For over a decade, California-based artist Michael Wells has been photographing and archiving objects left behind by migrants crossing remote areas of the Sonoran Desert while on their way to the U.S./Mexico border.
Wells is part of the Undocumented Migrant Project, a long-term scientific study spearheaded by University of Michigan anthropology professor Jason De León, which seeks to use ethnography, archaeology and forensic science to transcend political talking points and better understand this clandestine social process. This project has been ongoing since 2009, and involves the work of dozens of students and researchers from the Institute of Field Research, an academic organization that connects students from around the world with archaeological projects. The project lives online in various forms — videos and photos on its main website, as well as at least seven academic papers in journals like American Anthropologist and International Migration, and one book titled the Land of Open Graves, all of which De León served as the head writer.
Together, the UMP’s collection of interviews, videos, writing, and physical artifacts partly seeks to show how the U.S. immigration enforcement strategy known as Prevention Through Deterrence has failed to deter migration but succeeded in shifting migration patterns to more geographically hostile areas, often with deadly consequences. Starting in 1990, the U.S. government massively increased security at popular border crossings and urban points of entry, a move which UMP and advocacy groups say altered migration patterns and contributed to the deaths of thousands of migrants in the desert due to dehydration and exposure.
Although only a small part of the UMP’s exhaustive catalog of media on this topic, Wells’s photos can tell us quite a bit about the intense conditions migrants and asylum seekers face while attempting to reach the U.S.
Some of these photos are on display at the ICA at MECA as part of "Making Migration Visible" exhibition at the ICA at MECA through December 14. The exhibition is part of a larger effort of the same title, a consortium of many Maine-based artists, organizations, and community groups to put on 70 events on the subject of migration throughout the state.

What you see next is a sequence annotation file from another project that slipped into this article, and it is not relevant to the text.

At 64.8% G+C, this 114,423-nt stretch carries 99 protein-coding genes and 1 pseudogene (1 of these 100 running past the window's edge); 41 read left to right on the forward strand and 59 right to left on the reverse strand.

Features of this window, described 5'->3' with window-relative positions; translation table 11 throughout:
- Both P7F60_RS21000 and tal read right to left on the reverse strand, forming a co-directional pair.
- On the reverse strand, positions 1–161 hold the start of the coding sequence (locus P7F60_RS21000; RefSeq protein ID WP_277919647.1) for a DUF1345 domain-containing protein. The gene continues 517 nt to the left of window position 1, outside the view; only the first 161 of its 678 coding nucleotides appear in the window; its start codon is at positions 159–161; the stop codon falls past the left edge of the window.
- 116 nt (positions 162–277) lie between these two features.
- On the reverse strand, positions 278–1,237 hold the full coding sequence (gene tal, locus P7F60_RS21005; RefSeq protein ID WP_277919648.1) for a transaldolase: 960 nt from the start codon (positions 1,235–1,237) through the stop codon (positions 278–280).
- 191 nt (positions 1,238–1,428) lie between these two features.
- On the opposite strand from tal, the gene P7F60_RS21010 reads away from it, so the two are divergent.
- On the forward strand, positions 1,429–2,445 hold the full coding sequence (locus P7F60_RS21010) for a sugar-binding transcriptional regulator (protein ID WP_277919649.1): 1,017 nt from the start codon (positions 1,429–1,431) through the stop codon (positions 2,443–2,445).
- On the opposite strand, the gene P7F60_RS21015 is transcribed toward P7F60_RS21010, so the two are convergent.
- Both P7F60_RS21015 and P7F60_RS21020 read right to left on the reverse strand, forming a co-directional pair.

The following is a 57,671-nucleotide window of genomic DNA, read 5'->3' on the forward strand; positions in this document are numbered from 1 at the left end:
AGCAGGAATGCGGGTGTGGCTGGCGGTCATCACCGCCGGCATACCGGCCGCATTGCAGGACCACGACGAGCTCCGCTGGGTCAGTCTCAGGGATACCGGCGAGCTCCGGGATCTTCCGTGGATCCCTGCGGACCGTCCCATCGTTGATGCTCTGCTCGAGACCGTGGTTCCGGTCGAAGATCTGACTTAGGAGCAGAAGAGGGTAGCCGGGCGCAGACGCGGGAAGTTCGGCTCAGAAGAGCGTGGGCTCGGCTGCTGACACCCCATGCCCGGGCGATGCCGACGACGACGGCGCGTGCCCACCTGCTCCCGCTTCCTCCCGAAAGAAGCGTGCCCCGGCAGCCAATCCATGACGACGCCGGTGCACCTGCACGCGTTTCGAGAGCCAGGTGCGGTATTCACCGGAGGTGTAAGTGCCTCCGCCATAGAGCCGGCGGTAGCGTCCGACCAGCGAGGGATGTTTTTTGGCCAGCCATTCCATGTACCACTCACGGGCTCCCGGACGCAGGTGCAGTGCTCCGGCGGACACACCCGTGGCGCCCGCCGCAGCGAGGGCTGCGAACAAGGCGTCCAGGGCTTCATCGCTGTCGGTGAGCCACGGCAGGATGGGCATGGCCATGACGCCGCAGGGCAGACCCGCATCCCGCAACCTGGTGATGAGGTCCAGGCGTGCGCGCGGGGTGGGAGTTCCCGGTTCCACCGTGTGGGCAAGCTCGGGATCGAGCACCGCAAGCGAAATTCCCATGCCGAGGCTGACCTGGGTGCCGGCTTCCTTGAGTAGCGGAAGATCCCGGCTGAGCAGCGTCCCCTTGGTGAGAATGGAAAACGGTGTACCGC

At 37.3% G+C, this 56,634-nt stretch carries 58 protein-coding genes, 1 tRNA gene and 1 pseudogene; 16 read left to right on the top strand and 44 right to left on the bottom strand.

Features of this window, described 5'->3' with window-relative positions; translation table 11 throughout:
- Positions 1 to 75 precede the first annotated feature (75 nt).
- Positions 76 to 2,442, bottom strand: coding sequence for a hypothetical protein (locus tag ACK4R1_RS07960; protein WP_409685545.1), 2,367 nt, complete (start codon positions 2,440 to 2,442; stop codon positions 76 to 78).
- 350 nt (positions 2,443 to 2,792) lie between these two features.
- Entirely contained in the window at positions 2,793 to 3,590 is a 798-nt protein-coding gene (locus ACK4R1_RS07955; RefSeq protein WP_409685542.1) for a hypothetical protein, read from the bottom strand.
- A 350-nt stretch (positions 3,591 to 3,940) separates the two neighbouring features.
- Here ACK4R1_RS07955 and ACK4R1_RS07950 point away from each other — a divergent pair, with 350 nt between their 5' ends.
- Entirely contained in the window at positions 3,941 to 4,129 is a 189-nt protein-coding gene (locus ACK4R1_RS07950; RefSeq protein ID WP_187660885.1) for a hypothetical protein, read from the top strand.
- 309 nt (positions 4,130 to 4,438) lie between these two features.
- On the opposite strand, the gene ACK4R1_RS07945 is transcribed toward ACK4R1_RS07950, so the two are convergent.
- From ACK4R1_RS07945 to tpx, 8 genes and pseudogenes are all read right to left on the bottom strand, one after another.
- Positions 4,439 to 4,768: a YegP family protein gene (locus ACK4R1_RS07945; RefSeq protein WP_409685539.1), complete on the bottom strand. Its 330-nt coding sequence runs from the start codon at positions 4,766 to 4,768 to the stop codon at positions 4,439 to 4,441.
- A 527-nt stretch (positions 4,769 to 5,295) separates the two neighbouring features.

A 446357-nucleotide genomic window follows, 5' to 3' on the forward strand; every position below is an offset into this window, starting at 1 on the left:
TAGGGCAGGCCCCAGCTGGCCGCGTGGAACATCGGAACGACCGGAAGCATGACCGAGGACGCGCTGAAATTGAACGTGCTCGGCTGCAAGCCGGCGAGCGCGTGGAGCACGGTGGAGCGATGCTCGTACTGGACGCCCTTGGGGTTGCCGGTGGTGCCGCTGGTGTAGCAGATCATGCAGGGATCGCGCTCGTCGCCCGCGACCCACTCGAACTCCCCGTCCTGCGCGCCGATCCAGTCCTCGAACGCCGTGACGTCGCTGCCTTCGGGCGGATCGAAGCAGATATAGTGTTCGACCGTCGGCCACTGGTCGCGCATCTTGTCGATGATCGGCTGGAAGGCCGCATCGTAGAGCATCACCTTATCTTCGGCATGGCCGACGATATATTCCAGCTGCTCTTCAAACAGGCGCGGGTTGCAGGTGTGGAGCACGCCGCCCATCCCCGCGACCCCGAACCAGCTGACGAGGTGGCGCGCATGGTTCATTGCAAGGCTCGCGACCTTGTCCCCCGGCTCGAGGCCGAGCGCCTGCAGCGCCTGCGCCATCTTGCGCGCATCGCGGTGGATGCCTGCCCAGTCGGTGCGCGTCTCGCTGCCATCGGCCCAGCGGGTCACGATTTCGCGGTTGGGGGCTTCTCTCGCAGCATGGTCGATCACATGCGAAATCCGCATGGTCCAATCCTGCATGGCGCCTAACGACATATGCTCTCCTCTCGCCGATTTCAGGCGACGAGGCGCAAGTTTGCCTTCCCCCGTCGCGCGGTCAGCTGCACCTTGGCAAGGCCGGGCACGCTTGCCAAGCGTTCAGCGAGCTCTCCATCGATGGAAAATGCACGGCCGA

Besides De León and Wells (with whom Lucy Cahill collaborates in the ICA exhibition), "Making Migration Visible" features the works of a number of diverse artists, many of whom have personal migration experiences. Those include Mohamad Hafez, whose Desperate Cargo, a floating sculpture of an inflatable capsized dinghy replicates the vessel that his brother-in-law had taken to leave Damascus. María Patricia Tinajero transforms paper pulp into objects of displacement like suitcases and blankets and Edwige Charlot (MECA ’10), a Portland artist of Haitian heritage raised in France, fuses textile work with birch ply as an exploration of the challenge of connecting to personal heritage after diaspora. With Portland virtual reality firm, artist Daniel Quintanilla makes an interactive film about immigrant life in Maine. Ahmed Alsoudani's paintings sublimate his memories of Iraq war into vividly colorful paintings. Yu-Wen Yu's Leavings/Belongings collects a colorful bundle of cloth-wrapped items in a cluster in the center of the room, a reminder of migrants' pared-down travel necessities that, absent their owners, conjures a stark sense of separation. Caroline Bergvall, Eric Gottesman, Romuald Hazoumè, and Ranu Mukherjee's works each bring unique scenes, materials, and perspectives.
After seeing "Making Migration Visible" in person, the Phoenix spoke on the phone with Wells about his photography, the Undocumented Migrant Project, and the current political discourse of migration.
What drew you to to work on the Undocumented Migration Project?
I was always interested in land use and how people use space. I was very fascinated with the landscape, and this section of [the Sonoran] desert, that has been popular for migration, and how it wasn’t quite being seen.
No picture you can take is neutral, but I try to make mine as neutral as possible. This project is about creating neutral data that people can look at and make informed decisions about what is happening in this space. It’s important to document mass migrations of any kind and we felt that wasn’t being done on the U.S./Mexico border. Why wouldn’t you document this one?